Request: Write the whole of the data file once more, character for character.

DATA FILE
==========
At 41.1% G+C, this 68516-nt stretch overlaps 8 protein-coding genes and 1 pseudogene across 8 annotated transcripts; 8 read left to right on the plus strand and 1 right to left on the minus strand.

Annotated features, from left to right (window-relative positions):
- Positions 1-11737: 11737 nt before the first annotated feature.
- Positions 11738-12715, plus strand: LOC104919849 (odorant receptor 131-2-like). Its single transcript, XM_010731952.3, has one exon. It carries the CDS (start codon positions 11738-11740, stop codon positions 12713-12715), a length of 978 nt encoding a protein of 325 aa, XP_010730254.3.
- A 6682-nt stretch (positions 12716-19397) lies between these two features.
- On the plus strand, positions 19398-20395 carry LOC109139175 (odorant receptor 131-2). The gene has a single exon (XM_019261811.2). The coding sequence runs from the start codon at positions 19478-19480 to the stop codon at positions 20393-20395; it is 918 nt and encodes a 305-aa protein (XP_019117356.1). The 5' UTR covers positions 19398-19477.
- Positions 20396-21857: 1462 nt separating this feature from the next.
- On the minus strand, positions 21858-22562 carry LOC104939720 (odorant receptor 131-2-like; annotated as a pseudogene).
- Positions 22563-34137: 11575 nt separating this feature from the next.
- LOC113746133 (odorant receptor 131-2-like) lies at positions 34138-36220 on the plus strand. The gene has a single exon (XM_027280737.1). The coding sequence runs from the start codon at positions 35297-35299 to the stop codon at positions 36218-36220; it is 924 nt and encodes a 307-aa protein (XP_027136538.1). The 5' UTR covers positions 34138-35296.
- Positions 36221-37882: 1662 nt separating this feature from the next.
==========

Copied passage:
At 41.1% G+C, this 68516-nt stretch overlaps 8 protein-coding genes and 1 pseudogene across 8 annotated transcripts; 8 read left to right on the plus strand and 1 right to left on the minus strand.

Annotated features, from left to right (window-relative positions):
- Positions 1-11737: 11737 nt before the first annotated feature.
- Positions 11738-12715, plus strand: LOC104919849 (odorant receptor 131-2-like). Its single transcript, XM_010731952.3, has one exon. It carries the CDS (start codon positions 11738-11740, stop codon positions 12713-12715), a length of 978 nt encoding a protein of 325 aa, XP_010730254.3.
- A 6682-nt stretch (positions 12716-19397) lies between these two features.
- On the plus strand, positions 19398-20395 carry LOC109139175 (odorant receptor 131-2). The gene has a single exon (XM_019261811.2). The coding sequence runs from the start codon at positions 19478-19480 to the stop codon at positions 20393-20395; it is 918 nt and encodes a 305-aa protein (XP_019117356.1). The 5' UTR covers positions 19398-19477.
- Positions 20396-21857: 1462 nt separating this feature from the next.
- On the minus strand, positions 21858-22562 carry LOC104939720 (odorant receptor 131-2-like; annotated as a pseudogene).
- Positions 22563-34137: 11575 nt separating this feature from the next.
- LOC113746133 (odorant receptor 131-2-like) lies at positions 34138-36220 on the plus strand. The gene has a single exon (XM_027280737.1). The coding sequence runs from the start codon at positions 35297-35299 to the stop codon at positions 36218-36220; it is 924 nt and encodes a 307-aa protein (XP_027136538.1). The 5' UTR covers positions 34138-35296.
- Positions 36221-37882: 1662 nt separating this feature from the next.